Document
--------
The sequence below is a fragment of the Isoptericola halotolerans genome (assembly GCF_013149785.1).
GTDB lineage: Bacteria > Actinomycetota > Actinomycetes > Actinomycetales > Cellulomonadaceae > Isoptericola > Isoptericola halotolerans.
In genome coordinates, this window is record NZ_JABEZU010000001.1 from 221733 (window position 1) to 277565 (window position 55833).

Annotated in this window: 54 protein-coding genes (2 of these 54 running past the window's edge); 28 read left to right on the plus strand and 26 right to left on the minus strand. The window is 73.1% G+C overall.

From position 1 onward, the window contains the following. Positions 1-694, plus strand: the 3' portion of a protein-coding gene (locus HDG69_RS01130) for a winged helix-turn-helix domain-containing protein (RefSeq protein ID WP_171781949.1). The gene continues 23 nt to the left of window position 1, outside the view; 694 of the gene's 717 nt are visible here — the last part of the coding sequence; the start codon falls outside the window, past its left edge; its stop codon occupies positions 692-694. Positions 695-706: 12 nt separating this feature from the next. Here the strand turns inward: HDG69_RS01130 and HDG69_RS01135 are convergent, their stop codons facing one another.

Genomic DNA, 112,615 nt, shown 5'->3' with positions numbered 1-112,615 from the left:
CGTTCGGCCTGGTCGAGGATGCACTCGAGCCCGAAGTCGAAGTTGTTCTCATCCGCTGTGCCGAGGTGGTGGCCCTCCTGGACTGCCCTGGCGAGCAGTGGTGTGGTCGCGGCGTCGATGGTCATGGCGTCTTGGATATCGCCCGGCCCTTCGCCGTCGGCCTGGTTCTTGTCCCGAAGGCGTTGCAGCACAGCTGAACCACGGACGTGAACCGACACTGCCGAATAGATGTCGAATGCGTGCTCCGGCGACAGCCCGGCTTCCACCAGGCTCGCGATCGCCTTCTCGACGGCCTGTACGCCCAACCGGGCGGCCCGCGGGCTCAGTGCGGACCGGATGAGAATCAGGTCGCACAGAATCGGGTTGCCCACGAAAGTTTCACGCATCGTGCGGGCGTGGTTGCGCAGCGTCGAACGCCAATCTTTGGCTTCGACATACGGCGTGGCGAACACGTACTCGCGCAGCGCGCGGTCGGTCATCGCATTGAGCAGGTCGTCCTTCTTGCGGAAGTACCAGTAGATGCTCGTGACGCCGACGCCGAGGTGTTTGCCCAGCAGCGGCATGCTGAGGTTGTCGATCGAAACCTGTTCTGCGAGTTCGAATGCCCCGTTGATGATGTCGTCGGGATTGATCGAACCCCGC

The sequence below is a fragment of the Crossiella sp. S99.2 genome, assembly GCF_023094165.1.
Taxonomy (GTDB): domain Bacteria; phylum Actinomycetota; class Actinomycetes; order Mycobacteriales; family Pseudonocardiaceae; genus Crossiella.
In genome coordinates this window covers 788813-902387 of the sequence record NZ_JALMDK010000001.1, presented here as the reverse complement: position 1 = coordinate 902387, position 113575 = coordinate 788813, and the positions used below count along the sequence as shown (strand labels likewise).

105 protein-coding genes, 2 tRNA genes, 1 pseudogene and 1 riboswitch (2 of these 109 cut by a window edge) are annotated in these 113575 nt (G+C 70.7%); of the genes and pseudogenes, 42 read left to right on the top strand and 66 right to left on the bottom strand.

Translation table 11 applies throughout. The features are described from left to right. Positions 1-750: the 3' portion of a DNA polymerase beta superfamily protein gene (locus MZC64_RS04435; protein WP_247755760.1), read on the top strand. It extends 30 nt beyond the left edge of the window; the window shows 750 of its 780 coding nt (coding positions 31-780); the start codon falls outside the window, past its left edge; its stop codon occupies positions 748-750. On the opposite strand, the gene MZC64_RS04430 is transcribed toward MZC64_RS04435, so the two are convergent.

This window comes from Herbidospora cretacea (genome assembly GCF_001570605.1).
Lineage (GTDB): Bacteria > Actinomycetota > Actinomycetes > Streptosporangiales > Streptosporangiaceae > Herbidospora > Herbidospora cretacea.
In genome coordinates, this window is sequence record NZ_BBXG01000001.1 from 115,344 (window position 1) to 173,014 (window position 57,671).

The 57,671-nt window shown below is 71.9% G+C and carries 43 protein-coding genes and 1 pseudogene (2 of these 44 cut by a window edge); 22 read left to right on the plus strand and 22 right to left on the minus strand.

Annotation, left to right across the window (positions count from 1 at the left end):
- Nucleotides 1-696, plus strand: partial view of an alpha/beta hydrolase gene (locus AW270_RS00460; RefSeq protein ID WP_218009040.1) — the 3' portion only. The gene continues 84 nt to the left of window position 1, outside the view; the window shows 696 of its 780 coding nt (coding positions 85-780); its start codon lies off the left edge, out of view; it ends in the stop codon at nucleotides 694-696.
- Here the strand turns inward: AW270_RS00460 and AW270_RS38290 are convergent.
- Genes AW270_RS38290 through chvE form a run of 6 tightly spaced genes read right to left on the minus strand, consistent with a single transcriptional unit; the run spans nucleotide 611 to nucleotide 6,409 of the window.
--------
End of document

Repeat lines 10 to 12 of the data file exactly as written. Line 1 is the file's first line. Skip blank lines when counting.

In genome coordinates this window covers 788813-902387 of the sequence record NZ_JALMDK010000001.1, presented here as the reverse complement: position 1 = coordinate 902387, position 113575 = coordinate 788813, and the positions used below count along the sequence as shown (strand labels likewise).

105 protein-coding genes, 2 tRNA genes, 1 pseudogene and 1 riboswitch (2 of these 109 cut by a window edge) are annotated in these 113575 nt (G+C 70.7%); of the genes and pseudogenes, 42 read left to right on the top strand and 66 right to left on the bottom strand.

Translation table 11 applies throughout. The features are described from left to right. Positions 1-750: the 3' portion of a DNA polymerase beta superfamily protein gene (locus MZC64_RS04435; protein WP_247755760.1), read on the top strand. It extends 30 nt beyond the left edge of the window; the window shows 750 of its 780 coding nt (coding positions 31-780); the start codon falls outside the window, past its left edge; its stop codon occupies positions 748-750. On the opposite strand, the gene MZC64_RS04430 is transcribed toward MZC64_RS04435, so the two are convergent.